Tuesday, May 19, 2009

5/19 - First full day in Beijing (you will survive)

Alex spent last (Monday) night at the Bamboo Garden Hotel with us. She had insisted on meeting our flight. She was much too tired after taking a train and shuttle, then arriving at the airport only ten minutes before we did (in spite of the fact that we were over an hour late because of health questionnaires and flu screening). She was very relieved to find the nice driver sent by the hotel holding up a "Gribbin" sign, who told her that we hadn’t yet emerged from customs. (The hotel wisely sends a driver who is able to locate its tall wooden entry gate from the alley, since it is a boutique hotel buried in the middle of a Beijing hutong, quite removed the the main street.) Since the airport’s moving sidewalks and air conditioning had been turned off several hours earlier to conserve electricity, most of the passengers were showing the effects of heat, humidity, and very long international flights.

Tuesday morning, Alex showed us how it's done for breakfast, Beijing style. We sampled a variety of breakfast items from three different street vendors. I guess they should be called garage door vendors, since they operate from the bottom floor of a very prevalent four-story building type we saw throughout China. We enjoyed greasy but very good fried dough balls in brown craft paper. Best were the really hot and delicious breakfast "burritos" (crepes made on a well used round hot plate and filled with spicy sauce, scrambled eggs, veggies, and crunchy things) in some tissue thin plastic. The plastic was so thin, and burrito so hot, that I still can't believe the plastic didn't melt. Breakfast vendors seem to work from about 5:30 to 9:30 every morning (after which I presume they become lunch vendors). Alex showed us the art of navigating the Beijing subway and we rode it up to Tsinghua
University. We hired a cab for the final mile or two because the university is huge. We hoped that she might actually attend at least some of her Tuesday classes. We saw Alex's dorm room, after showing the front desk our passports. The university spoils its foreign students, considering it was a large single. Normally dorm rooms that size housed four to six Chinese students. We met loads of Alex's buddies from many parts of the world, whom she likes to pair up with to explore other parts of China or just hang with at the university to play soccer. We grabbed a satisfying lunch at the cafeteria, and bought Dave's Tsinghua hat. Borrowed two more bicycles so that the three of us could pedal around the university, which we did for a couple of hours. Took a cab so that we could meet up with Cousin Steven at a Barnes & Noble like bookstore, where he was giving a Nature Conservancy presentation. I was very tempted by the low priced, beautiful art and photography books, but since few contained any English text, I showed great restraint. Went to his two room apartment in the heart of Beijing, which he rents for about $200 a month, communal toilet and all (though he does have a shower in his kitchen). Met his rather homely cat, its bizarre and uneven fur implying that it had one too many encounters with live power lines.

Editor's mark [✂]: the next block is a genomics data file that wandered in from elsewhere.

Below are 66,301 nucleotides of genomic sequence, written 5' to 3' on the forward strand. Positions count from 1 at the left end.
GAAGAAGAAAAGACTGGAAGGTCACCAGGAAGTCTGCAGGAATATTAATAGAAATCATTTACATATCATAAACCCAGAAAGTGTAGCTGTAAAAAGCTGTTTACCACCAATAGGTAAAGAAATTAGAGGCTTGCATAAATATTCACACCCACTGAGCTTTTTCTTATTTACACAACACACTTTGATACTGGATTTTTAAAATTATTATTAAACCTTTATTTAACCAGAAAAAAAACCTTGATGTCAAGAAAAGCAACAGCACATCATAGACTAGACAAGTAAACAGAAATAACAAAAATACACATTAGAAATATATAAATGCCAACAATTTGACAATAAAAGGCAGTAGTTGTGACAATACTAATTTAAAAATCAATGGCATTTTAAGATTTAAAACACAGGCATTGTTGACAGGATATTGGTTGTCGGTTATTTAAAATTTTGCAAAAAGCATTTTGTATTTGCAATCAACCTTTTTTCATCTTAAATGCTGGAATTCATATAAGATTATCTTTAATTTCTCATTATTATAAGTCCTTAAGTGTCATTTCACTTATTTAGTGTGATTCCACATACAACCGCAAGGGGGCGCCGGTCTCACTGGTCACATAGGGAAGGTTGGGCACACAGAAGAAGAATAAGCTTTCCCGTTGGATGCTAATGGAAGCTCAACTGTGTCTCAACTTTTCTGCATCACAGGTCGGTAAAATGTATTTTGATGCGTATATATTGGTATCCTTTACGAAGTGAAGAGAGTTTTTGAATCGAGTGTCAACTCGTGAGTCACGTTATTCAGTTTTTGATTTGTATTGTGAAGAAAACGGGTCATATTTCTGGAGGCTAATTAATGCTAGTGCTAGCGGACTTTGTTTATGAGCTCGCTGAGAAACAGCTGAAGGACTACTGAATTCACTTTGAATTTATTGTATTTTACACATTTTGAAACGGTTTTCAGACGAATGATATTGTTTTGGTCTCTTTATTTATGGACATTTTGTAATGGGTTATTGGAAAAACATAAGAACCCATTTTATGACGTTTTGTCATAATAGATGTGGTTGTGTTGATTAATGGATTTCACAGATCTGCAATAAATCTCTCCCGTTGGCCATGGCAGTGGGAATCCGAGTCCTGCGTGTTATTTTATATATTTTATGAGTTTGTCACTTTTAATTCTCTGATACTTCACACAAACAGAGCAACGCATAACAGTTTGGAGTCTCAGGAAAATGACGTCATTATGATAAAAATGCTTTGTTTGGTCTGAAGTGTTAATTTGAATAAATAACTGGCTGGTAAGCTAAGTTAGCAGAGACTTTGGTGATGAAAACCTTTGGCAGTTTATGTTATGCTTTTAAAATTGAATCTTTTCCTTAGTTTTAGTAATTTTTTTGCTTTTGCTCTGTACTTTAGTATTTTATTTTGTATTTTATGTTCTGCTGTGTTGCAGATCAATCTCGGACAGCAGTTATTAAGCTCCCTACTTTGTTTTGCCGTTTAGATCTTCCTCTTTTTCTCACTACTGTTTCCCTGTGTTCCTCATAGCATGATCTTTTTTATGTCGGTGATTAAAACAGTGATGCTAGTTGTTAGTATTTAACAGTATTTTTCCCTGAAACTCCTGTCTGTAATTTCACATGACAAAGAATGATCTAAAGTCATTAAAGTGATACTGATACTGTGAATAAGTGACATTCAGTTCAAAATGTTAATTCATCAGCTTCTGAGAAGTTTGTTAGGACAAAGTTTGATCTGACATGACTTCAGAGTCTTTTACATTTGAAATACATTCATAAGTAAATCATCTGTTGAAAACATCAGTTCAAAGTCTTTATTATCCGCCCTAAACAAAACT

Grabbed a wonderful meal nearby and got to watch some Chinese businessmen drink too much baijo, the kerosene flavored rice wine priced at about two yuan per bottle. We watched as one of the fellows exceeded his limits, and we knew that it would just be a matter of time before he lost his dinner (which he promptly did into one of the larger dining room planters). Since this was our first cultural exchange, I really didn’t know what to think about his behavior. After all, George Bush the senior threw up on the Japanese prime minister at a state dinner decades ago, and I’d already seen loads of people spitting up all sorts of vile substances while walking on the Beijing sidewalks. More to the point, few restaurants have bathroom facilities anyway, and this fellow was hardly able to walk to the nearest communal bathroom, several buildings away. Took a taxi to our hotel, and Alex continued on in the same car to the university.

Continue to second day in Beijing...

Author's note: Many more photos from the fifteen day trip around China can be found athttp://www.davegribbin.com/Photography/China


  1. The street food in Beijing is amazing! Breakfast was cheap, delicious, and not always easy to identify---but I'd highly recommend it!

  2. You capture the feel of the streets of Beijing very well. Love reading about your travels.